This smallest PC is the most secure -- alone of the four reviewed here, the Kangaroo Pro has a fingerprint scanner for local authentication; it also contains a TPM for airtight remote log-ins.
Another thing that sets the Kangaroo Pro apart is its docking station. The dock, which is included with the unit, has ports for two USB 2.0 and one USB 3.0 connections as well as VGA, HDMI and an Ethernet port.
If you unscrew the dock's top, you can add a 2.5-inch drive. It took me about two minutes to install a 480GB SSD Pro.
Unlike the ECS and Gigabyte systems, the Kangaroo Pro doesn't include a mounting bracket for attaching it to a display. While the Kangaroo Pro is practically small and light enough to be attached using Velcro tape, Kangaroo engineers told me that too much heat might build up if it were strapped to a display, so I didn't try it.
Like the Liva X2, the Kangaroo Pro doesn't have a fan and under normal use was bordering on hot to the touch at 125-degrees Fahrenheit.
Unlike the others, the Kangaroo Pro can work on battery power -- in tests, its internal 2,200mAh battery was able to power the system for 1 hour and 17 minutes (as measured by the PCMark 8 battery life test) and took me through 1 hour 31 minutes of nonstop YouTube videos. Unfortunately, the battery isn't strong enough to power an external monitor as well -- you'll have to plug the monitor into a separate AC outlet rather than have it get its power through the computer system (as with normal desktops).
A big bonus is that, along with Windows 10 Home, the Kangaroo Pro comes with Devguru's OSLinx Windows Monitor app that allows the Kangaroo to use an iPad as a display. After connecting an iPad Pro to the Kangaroo using a Lightning cable, I was able to see the Kangaroo's Windows output on an iPad Pro's display, but to connect using Wi-Fi requires a $3.99 software upgrade.
All told, the Kangaroo Pro provides a lot of PC for $200. It innovates with room for a hard drive, a way to use an iPad as a display and the ability to run on battery power. If you don't mind its relatively low performance, it could be an interesting addition to your technical arsenal.
Each of these computers proves, in its own way, that thinking small can have a big payoff. They all can fit in places that traditional desktops can't, and some provide extras, like the ability to run on battery power, be attached to the back of a display or hold a multitude of drives. Which of those features you'll find appealing depends on what your needs are.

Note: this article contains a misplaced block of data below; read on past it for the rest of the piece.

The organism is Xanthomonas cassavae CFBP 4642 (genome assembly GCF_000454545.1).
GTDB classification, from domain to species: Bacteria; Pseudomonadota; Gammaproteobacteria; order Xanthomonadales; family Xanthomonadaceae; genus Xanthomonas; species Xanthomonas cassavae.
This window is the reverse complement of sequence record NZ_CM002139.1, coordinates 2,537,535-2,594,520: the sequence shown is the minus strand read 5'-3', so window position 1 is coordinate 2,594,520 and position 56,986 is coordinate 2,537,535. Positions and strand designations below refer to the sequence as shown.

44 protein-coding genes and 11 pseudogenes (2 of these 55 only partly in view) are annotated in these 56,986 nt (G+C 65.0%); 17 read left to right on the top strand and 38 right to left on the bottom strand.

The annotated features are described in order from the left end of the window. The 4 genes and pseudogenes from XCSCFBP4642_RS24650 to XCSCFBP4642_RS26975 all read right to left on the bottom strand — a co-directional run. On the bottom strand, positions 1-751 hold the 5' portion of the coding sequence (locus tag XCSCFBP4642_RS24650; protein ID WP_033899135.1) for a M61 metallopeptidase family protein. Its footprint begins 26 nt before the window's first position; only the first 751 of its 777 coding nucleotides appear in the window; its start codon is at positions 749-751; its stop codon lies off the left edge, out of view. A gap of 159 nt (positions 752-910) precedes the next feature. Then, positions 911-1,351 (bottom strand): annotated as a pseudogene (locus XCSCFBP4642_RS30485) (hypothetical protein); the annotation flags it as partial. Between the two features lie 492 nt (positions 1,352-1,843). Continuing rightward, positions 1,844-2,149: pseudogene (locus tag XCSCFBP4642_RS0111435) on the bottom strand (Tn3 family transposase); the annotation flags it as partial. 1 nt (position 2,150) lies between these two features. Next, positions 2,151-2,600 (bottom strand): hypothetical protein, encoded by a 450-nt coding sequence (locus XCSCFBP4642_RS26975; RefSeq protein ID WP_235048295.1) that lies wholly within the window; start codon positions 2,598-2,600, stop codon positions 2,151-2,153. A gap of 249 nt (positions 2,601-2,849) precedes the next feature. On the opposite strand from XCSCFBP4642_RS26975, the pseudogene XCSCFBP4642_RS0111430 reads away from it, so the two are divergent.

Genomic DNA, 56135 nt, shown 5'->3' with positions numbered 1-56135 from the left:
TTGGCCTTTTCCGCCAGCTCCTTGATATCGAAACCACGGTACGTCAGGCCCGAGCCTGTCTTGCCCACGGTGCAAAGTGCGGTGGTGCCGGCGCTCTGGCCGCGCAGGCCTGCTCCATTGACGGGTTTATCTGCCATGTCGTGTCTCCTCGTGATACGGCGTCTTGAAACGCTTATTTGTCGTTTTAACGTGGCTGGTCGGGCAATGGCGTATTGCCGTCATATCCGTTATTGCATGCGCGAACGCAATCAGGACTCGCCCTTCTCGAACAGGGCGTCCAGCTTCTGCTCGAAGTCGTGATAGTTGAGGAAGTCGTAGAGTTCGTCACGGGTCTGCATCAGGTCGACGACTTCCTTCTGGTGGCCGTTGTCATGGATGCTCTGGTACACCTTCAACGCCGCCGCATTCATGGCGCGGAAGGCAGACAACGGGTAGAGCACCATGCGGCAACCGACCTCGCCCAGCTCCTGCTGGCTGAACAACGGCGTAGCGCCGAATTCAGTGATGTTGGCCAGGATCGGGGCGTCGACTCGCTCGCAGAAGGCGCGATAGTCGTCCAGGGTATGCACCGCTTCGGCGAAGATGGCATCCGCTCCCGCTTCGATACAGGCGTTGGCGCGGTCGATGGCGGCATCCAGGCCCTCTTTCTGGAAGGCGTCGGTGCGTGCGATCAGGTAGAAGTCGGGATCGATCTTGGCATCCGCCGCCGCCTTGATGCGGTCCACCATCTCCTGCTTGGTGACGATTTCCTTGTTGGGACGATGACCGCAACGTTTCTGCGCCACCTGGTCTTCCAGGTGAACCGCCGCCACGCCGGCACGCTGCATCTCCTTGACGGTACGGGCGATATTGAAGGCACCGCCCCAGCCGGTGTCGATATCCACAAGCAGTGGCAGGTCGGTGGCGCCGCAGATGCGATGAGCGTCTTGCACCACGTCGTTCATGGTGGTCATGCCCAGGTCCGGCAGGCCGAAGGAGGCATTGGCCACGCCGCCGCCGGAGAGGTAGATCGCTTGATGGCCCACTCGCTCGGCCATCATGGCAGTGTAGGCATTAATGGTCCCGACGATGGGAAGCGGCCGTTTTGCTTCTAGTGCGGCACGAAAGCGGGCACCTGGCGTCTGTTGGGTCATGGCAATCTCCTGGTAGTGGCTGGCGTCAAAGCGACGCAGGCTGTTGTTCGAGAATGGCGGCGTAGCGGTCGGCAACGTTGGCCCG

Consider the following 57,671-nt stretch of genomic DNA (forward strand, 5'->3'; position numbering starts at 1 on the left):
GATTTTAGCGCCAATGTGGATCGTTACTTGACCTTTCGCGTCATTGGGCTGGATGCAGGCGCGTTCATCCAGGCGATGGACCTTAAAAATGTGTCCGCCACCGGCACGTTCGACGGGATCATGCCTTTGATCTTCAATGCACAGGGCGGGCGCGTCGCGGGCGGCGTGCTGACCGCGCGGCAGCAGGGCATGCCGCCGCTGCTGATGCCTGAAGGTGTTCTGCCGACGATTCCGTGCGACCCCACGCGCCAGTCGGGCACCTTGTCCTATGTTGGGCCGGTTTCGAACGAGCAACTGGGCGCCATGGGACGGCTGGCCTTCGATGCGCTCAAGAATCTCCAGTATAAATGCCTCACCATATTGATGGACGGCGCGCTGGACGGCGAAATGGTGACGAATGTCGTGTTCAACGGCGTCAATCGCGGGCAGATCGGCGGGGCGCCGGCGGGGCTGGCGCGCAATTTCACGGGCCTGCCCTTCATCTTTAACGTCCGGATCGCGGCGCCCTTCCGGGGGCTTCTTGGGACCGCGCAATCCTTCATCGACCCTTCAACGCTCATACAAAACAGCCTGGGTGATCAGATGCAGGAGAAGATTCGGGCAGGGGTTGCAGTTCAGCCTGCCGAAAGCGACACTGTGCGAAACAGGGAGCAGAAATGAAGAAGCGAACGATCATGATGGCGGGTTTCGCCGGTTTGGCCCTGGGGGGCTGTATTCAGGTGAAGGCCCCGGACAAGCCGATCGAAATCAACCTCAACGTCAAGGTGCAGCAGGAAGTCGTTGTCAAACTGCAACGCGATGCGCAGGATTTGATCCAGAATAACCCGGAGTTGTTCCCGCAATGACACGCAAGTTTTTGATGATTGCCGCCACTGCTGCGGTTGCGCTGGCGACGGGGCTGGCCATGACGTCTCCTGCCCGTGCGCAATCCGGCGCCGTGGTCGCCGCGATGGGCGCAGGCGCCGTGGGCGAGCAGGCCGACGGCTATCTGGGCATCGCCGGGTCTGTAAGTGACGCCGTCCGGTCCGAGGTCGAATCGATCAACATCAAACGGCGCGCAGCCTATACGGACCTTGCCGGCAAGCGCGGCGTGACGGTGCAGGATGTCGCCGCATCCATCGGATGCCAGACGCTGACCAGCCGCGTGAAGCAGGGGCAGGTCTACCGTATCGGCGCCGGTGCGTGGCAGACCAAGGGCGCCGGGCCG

For me, the innovative is always alluring, but the InFocus Kangaroo Pro falls short of the mark. It fits into a shirt pocket, can run on battery power and you can add a 2.5-in. drive, but it has only 2GB of RAM and can't be attached to the back of a display.
By contrast, ECS's Liva X2 is a fashion statement that makes the others look dull and pedestrian. It includes hardware for mounting it on the back of a monitor, creating an easy-to-assemble DIY all-in-one PC.
As the largest of the four, the Asus VivoMini VC65R is the power leader and can hold three extra 2.5-inch drives, making it the equivalent of a micro server. As big as it is, the VivoMini can be mounted on a display (with an optional plate) and has the best assortment of ports.
None of the other three, however, can match the versatility of the Gigabyte Brix. It's nearly as small as the Kangaroo Pro, can be upgraded with an M.2 flash module and includes the mounting hardware for turning a monitor into an all-in-one PC. More to the point, despite its diminutive dimensions, it was almost as powerful as the VivoMini, making it a computer that won't slow you down.
Mini-PCs: Features and specs
|Asus VivoMini VC65R||ECS Liva X2||Gigabyte Brix||InFocus Kangaroo Pro|
|Dimensions||1.9 x 7.7 x 7.7 in.||1.7 x 3.2 x 6.9 in.||1.8 x 4.7 x 4.4 in.||0.5 x 3.2 x 4.9 in. (1.6 x 3.4 x 6.8 in. w/dock)|
|Weight||4.5 lbs.||1.3 lbs||1.3 lbs.||0.36 lbs. (0.93 lbs. w/dock)|
|Mounting hardware included||No||Yes||Yes||No|
|Processor||Intel Core i5 6400T||Intel Celeron N3050||Intel Core i3 6100U||Intel Atom Z8500|
|Storage||1TB HDD||32GB eMMC||1TB HDD||32GB eMMC|
|Ports||SD-card slot, 4 USB 3.0, 2 USB 2.0, DisplayPort, HDMI, VGA, RS-232, audio-in, audio-out, Ethernet||3 USB 3.0, VGA, HDMI, audio, Ethernet||4 USB 3.0, Mini DisplayPort, HDMI, audio- in and -out, Ethernet||SD-card slot, 2 USB 2.0, USB 3.0, VGA, HDMI, audio, Ethernet (w/dock)|
|Flash card reader||Yes||No||No||Yes|
|Upgrade capacity||3 additional 2.5-in. drives||None||1 additional 80mm M.2 SSD||1 additional 2.5-inch drive|
|Wi-Fi / Bluetooth||802.11ac / BT 4.0||802.11ac / BT 4.0||802.11ac / BT 4.0||802.11ac / BT 4.1|
|Operating System||Windows 10 Home||Windows 10 Home||Windows 10 Home||Windows 10 Home|
|Warranty||1 year||1 year||1 year||1 year|
|Price||$410||$158||$500||$200 (including dock)|
Mini-PCs: Test scores
|Asus VivoMini VC65R||ECS Liva X2||Gigabyte Brix||InFocus Kangaroo Pro|
|Power use||25 watts||7 watts||13 watts||15 watts|